Country Report Guyana
- ID: 2138721
- November 2015
- Region: Guyana
- 28 Pages
- The Economist Intelligence Unit
Guyana Goldfields (Canada), a gold producer operating the Aurora gold mine, has received formal notification of possible legal action by the Venezuelan government in relation to its operations in the country.
The company has said that Venezuela warned it against mining on land "belonging to them", even though the land is within Guyana's borders as agreed by both countries under the 1899 arbitration agreement. In a letter reportedly sent by Venezuela's ambassador to Canada, the company was warned that their mining operation was "infringing the territorial sovereignty of Venezuela". The president of Guyana, David Granger, subsequently accused Venezuela of trying to scare away foreign investors and called for the country to stop meddling. The mine is one of Guyana's largest investment projects, employing almost 500 workers. Guyana Goldfields has been developing the Aurora mine, located in the Cuyuni-Mazaruni region of north-west Guyana, for almost two decades. The mine announced its first gold production in August; it expects to produce between 30,000 oz and 50,000 oz of gold in 2015, which would make it one of Guyana's largest mining operations. The mine is expected to produce 3m oz of gold over the course of the next 17 years.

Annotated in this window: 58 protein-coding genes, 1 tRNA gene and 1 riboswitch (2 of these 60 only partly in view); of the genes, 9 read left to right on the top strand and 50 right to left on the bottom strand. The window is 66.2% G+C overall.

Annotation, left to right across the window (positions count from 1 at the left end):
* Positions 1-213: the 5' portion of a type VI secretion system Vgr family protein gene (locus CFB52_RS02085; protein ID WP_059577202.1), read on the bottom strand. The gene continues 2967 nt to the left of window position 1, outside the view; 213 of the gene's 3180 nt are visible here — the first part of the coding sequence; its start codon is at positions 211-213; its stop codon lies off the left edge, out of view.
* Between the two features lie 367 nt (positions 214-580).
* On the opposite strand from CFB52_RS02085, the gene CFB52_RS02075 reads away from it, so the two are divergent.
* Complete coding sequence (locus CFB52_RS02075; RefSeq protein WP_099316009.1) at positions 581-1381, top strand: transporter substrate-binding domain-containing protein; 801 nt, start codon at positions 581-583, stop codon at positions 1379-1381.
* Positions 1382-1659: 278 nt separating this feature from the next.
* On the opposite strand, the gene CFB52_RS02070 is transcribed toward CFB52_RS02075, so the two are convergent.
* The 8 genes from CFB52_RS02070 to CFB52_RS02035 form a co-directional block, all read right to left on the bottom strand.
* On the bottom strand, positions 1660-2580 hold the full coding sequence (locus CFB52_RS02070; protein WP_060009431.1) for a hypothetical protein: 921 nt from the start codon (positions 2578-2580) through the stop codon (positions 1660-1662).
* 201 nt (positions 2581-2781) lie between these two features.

Venezuela has long made claim to around 40% of Guyana's territory, and extended its maritime claims in 2015 after oil was discovered in disputed waters. The dispute is currently being mediated by the UN. Venezuela's current border claim is widely regarded to be a violation of international law.